Europe plans ISS cargo return

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ESA to study two-way transfer vehicle for International Space Station for service flights after Shuttle is retired

Europe is studying a development of its automated transfer vehicle (ATV) capable of returning cargo to Earth from the International Space Station (ISS) once the US Space Shuttle has been retired. A Phase B study of the proposed two-way cargo access and return vehicle (CARV) is under way, says Marco Caporicci, head of the European Space Agency's re-entry and human transportation division.

Weighing almost 21t at launch by Ariane 5, ESA's ATV is designed to carry 7.6t of cargo, air, water and fuel to the ISS, then to take on 6.5t of waste and burn up on re-entry. The CARV has a re-entry capsule in place of the ATV's cargo carrier, allowing a substantial payload to be returned to Earth, including ISS spares for refurbishment.

NASA, which issued a request for information on 16 July soliciting proposals for cargo and crew services to the ISS, plans to continue using Russian Progress cargo-resupply and Soyuz-TM crew-transfer vehicles, plus Europe's ATV and Japan's similar HTV cargo-transfer vehicle, after the Shuttle is retired. But, like Progress, neither the ATV nor the HTV has the capability to return cargo to Earth.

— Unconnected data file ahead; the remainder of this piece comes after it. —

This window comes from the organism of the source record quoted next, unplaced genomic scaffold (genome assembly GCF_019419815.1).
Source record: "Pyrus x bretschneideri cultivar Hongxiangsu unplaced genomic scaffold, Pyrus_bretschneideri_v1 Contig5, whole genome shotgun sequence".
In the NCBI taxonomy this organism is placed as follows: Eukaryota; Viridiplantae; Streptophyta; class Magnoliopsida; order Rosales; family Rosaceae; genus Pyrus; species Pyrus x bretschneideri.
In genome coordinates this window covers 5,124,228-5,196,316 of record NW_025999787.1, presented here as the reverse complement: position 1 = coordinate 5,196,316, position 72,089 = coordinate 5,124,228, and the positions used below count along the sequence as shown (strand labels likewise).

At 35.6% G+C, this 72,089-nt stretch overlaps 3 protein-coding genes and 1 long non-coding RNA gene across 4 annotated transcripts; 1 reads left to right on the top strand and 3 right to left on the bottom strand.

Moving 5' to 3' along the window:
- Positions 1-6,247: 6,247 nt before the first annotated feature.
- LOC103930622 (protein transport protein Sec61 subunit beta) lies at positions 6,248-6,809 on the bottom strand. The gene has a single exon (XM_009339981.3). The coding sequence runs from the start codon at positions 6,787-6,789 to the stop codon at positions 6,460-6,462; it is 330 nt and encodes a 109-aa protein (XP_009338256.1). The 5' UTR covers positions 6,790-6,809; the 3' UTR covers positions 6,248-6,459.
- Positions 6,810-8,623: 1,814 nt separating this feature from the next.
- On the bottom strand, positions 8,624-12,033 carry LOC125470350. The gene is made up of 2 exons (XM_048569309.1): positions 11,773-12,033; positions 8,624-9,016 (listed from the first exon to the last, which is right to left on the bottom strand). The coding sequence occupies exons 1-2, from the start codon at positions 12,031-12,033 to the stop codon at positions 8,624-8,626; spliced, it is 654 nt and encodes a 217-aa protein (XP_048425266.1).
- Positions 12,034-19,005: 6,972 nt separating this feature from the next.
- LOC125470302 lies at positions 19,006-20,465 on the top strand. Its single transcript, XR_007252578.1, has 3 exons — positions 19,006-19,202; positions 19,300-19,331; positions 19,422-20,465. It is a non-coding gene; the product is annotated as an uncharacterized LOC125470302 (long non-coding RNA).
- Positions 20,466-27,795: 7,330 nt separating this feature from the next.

While the ATV is designed to use the Russian docking and refuelling system on the ISS, the CARV would be compatible with the station's wider-diameter US docking port, allowing larger items to be loaded and unloaded. Caporicci says a go-ahead decision is scheduled for 2006, with the CARV planned to be available by 2010, NASA's current date for retirement of the Shuttle upon completion of ISS assembly.

EADS Space, meanwhile, has begun construction of the second of seven planned ATVs under a new €1 billion ($1.24 billion) contract from ESA. Originally scheduled to fly in September 2003, the already-completed first ATV - Jules Verne - will now be launched in late 2005.

The delay is due to the hiatus in ISS assembly and problems with the ATV's autonomous docking software. "We need to test it fully [in simulations]. Although unmanned, [the ATV] has to match all the safety requirements of the manned Space Station," says EADS. The second ATV will be built before a production review in 2005 that should give the go-ahead for the remaining five vehicles. The six ATVs still to be built will cost €835 million.

The rest of EADS's €1 billion ESA contract is split between €180 million for work already performed on the European ISS laboratory module, Columbus, and €30 million to prepare for its eventual launch on a future Shuttle mission.

GRAHAM WARWICK / WASHINGTON DC

ADDITIONAL REPORTING BY ROB COPPINGER